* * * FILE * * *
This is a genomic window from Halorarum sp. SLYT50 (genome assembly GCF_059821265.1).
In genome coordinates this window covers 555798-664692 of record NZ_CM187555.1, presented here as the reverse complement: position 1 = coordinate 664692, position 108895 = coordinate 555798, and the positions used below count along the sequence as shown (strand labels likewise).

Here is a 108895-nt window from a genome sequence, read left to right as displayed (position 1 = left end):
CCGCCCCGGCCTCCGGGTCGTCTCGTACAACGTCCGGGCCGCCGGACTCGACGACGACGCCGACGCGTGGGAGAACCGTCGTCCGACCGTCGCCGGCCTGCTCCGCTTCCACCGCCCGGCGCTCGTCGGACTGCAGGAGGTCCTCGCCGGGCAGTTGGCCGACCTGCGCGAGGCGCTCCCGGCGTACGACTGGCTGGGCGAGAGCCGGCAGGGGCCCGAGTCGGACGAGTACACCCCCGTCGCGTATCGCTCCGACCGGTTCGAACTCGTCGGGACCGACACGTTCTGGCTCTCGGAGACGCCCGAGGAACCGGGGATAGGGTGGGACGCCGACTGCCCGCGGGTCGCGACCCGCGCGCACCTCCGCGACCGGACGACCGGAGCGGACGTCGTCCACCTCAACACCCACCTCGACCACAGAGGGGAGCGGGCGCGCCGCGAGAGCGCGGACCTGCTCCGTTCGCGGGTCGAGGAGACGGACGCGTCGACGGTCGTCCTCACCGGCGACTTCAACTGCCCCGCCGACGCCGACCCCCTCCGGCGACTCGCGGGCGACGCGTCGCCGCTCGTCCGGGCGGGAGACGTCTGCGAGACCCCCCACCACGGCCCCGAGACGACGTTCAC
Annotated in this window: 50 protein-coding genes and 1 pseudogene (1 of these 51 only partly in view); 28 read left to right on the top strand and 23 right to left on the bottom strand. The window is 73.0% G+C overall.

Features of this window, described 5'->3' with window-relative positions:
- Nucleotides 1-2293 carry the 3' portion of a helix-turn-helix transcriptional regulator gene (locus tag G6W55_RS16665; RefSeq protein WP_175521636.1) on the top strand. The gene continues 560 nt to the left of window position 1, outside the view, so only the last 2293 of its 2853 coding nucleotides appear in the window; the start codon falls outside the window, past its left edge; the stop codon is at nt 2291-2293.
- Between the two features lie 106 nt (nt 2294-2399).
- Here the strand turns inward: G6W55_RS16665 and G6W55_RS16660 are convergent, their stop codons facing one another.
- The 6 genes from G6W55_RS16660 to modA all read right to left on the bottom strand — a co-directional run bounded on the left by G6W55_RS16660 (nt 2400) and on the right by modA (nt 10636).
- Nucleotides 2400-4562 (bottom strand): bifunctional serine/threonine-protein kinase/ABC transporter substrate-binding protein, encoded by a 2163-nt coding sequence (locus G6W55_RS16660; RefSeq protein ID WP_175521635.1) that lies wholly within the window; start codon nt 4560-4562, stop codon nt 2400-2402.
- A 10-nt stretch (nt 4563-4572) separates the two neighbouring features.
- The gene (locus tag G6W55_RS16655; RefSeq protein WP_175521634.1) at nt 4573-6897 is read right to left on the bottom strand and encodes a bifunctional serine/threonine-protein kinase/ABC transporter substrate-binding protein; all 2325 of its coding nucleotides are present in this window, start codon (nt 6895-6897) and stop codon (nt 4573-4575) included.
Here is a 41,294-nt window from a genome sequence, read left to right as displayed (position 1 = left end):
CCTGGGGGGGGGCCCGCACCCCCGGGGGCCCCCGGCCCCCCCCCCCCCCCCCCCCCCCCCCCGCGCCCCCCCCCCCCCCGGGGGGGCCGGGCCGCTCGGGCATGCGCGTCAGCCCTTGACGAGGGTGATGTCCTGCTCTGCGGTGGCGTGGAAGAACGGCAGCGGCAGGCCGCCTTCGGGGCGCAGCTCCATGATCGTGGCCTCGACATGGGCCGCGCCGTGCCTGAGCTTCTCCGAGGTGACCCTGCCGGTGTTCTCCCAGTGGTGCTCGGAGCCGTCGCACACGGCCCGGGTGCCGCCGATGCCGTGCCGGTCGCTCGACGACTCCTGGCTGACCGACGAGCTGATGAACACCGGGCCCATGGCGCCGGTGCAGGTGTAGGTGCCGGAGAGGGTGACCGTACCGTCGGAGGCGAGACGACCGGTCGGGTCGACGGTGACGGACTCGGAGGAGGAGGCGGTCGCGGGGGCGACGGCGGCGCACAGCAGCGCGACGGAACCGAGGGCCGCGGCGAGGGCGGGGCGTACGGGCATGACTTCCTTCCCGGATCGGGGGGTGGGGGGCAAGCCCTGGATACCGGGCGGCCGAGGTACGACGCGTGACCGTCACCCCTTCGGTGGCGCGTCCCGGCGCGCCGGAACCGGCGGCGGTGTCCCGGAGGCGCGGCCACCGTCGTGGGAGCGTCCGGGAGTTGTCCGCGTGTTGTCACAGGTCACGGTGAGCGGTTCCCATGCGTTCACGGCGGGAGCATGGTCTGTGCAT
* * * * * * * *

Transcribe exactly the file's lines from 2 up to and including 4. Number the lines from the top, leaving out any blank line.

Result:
In genome coordinates this window covers 555798-664692 of record NZ_CM187555.1, presented here as the reverse complement: position 1 = coordinate 664692, position 108895 = coordinate 555798, and the positions used below count along the sequence as shown (strand labels likewise).

Here is a 108895-nt window from a genome sequence, read left to right as displayed (position 1 = left end):
CCGCCCCGGCCTCCGGGTCGTCTCGTACAACGTCCGGGCCGCCGGACTCGACGACGACGCCGACGCGTGGGAGAACCGTCGTCCGACCGTCGCCGGCCTGCTCCGCTTCCACCGCCCGGCGCTCGTCGGACTGCAGGAGGTCCTCGCCGGGCAGTTGGCCGACCTGCGCGAGGCGCTCCCGGCGTACGACTGGCTGGGCGAGAGCCGGCAGGGGCCCGAGTCGGACGAGTACACCCCCGTCGCGTATCGCTCCGACCGGTTCGAACTCGTCGGGACCGACACGTTCTGGCTCTCGGAGACGCCCGAGGAACCGGGGATAGGGTGGGACGCCGACTGCCCGCGGGTCGCGACCCGCGCGCACCTCCGCGACCGGACGACCGGAGCGGACGTCGTCCACCTCAACACCCACCTCGACCACAGAGGGGAGCGGGCGCGCCGCGAGAGCGCGGACCTGCTCCGTTCGCGGGTCGAGGAGACGGACGCGTCGACGGTCGTCCTCACCGGCGACTTCAACTGCCCCGCCGACGCCGACCCCCTCCGGCGACTCGCGGGCGACGCGTCGCCGCTCGTCCGGGCGGGAGACGTCTGCGAGACCCCCCACCACGGCCCCGAGACGACGTTCAC